How should I get out of debt?

I currently owe about $18,000 in credit card debt with a minimum payment of about $500 a month, $1,300 on my car with a payment of $250 a month, and I have about $12,000 in student loans, on which I pay $200 a month. Rent costs me $750 monthly. I work at a university where I make just over $45,000 with no state income tax. I feel like I am drowning in debt. What should I do to get out of debt?

Co-Published on Investopedia

Co-Published on Investopedia

Other than the credit card debt, your other debt and your housing costs actually look quite good. If you can get the credit card debt paid off, you'll be doing very well financially. Your best bet is to make minimum payments on your student loans and your car loan and put everything you can toward your credit cards. Once you have killed those credit card debts, you'll find a lot more flexibility in your budget.

To accelerate your debt payoff, look for opportunities to get rid of unnecessary expenditures which don't add anything to the enjoyment of your life (the linked article will help give you ideas). Also, look for any opportunity to put extra money toward your credit card payments. This could include tax refund money, bonus money from work, or money from a side job. Finally, look for items you own which you don't use anymore, but you could sell them to raise money for paying off the credit cards (I had one student in my Personal Finance class pay off $20k in credit card debt with this strategy).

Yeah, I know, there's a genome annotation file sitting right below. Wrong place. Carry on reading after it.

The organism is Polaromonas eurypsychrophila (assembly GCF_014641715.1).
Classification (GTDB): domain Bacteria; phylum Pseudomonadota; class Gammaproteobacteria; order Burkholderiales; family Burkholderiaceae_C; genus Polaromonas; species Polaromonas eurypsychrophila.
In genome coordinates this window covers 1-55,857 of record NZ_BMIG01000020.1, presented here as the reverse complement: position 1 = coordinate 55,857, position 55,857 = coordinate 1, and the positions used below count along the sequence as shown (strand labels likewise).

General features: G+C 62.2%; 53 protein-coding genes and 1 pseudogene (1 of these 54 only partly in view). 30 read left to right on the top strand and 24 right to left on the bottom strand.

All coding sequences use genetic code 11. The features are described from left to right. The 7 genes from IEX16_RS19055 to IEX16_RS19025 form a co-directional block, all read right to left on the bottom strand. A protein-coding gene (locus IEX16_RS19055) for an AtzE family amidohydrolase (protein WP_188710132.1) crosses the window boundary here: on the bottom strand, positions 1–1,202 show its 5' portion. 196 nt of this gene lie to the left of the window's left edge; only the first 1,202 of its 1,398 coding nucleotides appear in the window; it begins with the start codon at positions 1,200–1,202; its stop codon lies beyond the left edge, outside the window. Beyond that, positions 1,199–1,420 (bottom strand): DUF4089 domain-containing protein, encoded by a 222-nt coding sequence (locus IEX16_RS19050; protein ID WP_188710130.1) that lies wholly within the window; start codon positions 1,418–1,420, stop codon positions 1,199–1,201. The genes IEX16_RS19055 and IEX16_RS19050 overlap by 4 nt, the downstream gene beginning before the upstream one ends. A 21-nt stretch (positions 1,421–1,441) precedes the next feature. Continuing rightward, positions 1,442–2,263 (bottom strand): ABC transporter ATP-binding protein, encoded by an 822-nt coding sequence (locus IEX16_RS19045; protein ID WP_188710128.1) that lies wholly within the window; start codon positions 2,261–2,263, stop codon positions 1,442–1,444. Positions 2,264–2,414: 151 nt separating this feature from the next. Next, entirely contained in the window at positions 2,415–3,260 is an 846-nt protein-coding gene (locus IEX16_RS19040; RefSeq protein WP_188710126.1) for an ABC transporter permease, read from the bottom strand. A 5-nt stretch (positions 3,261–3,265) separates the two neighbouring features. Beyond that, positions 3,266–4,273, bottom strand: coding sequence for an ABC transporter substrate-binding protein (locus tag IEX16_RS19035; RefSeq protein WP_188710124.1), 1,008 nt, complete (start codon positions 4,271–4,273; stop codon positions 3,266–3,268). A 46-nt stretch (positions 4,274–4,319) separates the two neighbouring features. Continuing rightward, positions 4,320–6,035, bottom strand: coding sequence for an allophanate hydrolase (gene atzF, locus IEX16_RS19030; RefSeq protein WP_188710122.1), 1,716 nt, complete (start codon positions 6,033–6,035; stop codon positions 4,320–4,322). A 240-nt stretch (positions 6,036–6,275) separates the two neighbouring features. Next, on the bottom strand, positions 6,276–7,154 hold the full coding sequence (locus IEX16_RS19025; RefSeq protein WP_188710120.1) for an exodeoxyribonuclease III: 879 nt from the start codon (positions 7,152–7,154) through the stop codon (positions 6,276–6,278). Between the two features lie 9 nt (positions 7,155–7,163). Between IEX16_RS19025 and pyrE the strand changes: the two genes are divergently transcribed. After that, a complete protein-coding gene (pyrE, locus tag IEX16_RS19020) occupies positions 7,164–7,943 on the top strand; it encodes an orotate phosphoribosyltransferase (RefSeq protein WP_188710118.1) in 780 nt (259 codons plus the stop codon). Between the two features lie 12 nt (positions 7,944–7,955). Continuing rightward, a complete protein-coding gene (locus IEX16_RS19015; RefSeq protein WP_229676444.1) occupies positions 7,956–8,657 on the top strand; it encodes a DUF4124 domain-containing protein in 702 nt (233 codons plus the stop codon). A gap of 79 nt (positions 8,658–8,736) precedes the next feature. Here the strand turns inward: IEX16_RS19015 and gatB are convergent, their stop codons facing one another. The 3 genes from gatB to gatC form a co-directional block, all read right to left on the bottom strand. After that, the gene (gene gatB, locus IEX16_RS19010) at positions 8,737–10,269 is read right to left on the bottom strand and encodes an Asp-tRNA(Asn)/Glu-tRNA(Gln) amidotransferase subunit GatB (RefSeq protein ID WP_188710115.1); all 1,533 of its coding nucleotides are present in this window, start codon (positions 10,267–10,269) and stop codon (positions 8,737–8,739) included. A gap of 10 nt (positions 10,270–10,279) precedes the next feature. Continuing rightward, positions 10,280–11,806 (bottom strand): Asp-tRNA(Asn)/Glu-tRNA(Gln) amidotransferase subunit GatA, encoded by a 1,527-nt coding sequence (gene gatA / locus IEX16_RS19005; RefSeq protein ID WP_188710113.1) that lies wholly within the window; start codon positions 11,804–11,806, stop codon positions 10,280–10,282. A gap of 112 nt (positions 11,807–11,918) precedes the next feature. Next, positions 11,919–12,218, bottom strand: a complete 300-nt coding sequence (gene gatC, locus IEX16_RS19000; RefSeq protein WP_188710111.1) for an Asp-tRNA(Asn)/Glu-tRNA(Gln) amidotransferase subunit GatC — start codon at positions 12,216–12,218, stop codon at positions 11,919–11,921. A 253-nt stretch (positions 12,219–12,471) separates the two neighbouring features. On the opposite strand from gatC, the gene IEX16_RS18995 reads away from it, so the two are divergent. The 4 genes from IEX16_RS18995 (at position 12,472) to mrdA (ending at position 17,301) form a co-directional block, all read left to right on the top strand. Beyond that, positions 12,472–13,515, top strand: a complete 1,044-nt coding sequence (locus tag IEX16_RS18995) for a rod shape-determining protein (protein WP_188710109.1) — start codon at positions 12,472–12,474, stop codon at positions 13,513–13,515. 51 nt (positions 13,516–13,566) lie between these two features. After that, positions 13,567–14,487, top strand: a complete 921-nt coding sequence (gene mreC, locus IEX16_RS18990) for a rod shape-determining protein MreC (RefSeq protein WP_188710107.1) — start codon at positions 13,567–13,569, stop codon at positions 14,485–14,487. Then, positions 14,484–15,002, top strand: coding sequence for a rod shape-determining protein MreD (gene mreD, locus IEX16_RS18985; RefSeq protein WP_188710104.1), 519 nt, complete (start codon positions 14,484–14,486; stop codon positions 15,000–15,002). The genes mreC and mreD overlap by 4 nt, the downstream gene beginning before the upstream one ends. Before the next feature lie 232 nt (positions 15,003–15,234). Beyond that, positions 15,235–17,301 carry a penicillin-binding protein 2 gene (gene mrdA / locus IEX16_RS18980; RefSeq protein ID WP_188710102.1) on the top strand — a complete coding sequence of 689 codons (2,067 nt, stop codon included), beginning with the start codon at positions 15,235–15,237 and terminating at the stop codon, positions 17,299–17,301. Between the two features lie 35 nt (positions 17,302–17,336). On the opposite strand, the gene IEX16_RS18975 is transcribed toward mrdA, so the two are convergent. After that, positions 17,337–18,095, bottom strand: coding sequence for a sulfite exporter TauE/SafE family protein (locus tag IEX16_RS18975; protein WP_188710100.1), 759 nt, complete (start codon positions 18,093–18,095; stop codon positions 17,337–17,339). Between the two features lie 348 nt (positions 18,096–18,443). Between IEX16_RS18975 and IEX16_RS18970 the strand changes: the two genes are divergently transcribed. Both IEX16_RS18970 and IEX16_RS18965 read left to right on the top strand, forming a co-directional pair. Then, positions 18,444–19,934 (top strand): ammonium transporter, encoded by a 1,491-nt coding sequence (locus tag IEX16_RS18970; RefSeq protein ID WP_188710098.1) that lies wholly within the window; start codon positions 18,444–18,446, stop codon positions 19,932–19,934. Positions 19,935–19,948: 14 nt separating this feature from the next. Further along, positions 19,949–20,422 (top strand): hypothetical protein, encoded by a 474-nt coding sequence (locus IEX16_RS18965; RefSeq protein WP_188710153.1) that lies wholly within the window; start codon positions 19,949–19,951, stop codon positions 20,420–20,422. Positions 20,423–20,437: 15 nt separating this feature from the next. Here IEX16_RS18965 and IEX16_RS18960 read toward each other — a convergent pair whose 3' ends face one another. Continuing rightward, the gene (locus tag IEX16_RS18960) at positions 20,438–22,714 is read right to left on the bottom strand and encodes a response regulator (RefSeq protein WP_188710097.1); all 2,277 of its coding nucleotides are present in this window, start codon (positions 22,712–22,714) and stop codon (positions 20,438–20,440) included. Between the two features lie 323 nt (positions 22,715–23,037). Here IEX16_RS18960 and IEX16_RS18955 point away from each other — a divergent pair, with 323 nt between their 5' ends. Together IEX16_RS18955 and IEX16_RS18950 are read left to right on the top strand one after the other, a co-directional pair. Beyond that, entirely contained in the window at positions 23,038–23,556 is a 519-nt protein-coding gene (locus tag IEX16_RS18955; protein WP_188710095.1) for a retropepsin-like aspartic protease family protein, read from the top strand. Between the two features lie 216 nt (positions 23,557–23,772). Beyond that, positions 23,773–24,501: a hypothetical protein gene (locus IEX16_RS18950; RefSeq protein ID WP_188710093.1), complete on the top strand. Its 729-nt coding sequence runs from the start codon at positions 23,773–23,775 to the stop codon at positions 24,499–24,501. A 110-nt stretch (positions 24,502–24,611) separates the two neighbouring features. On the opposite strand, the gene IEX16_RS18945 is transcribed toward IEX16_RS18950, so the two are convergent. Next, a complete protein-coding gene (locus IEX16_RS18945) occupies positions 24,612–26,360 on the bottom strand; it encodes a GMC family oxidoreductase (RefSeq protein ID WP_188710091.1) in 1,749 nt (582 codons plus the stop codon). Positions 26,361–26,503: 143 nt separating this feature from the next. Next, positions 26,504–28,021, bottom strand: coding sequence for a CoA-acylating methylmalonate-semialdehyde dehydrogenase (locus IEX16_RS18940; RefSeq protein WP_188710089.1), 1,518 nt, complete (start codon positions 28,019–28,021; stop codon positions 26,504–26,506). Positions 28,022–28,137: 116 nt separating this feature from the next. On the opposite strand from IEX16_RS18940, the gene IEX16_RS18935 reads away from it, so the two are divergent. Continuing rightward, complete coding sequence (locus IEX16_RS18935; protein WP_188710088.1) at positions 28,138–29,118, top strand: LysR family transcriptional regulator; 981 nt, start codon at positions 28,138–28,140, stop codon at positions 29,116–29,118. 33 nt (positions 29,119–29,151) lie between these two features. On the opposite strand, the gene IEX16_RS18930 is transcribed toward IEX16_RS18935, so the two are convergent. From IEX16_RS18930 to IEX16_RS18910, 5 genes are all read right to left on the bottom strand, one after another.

I'm going to guess your take-home pay after taxes is approximately $2,600 to $2,750 per month. With this income, a reasonable budget might look something like this.

  • $1,000 - Housing (rent, utilities, & other housing bills)

  • $300 - Groceries & household supplies (toilet paper, shampoo, etc.)

  • $400 - Car (loan payment, insurance, gas, & maintenance)

  • $200 - Student loan

  • $100 - Entertainment & discretionary

  • $50 - Miscellaneous

  • $550 to $750 - Credit card repayments

Once you pay off your car loan in 6 months, you'll have another $250 to put toward your credit cards, which will make them disappear that much faster. It is reasonable to assume you could be out of credit card debt in about a year to eighteen months!

If you want help building a more specific budget, this article will guide you in building a budget in about 15 minutes.

Joshua Escalante Troesh is the President of Purposeful Strategic Partners and a tenured professor of Business at El Camino College. To explore working with him on your personal financial planning and investment advising needs, simply schedule a free Discover Meeting.

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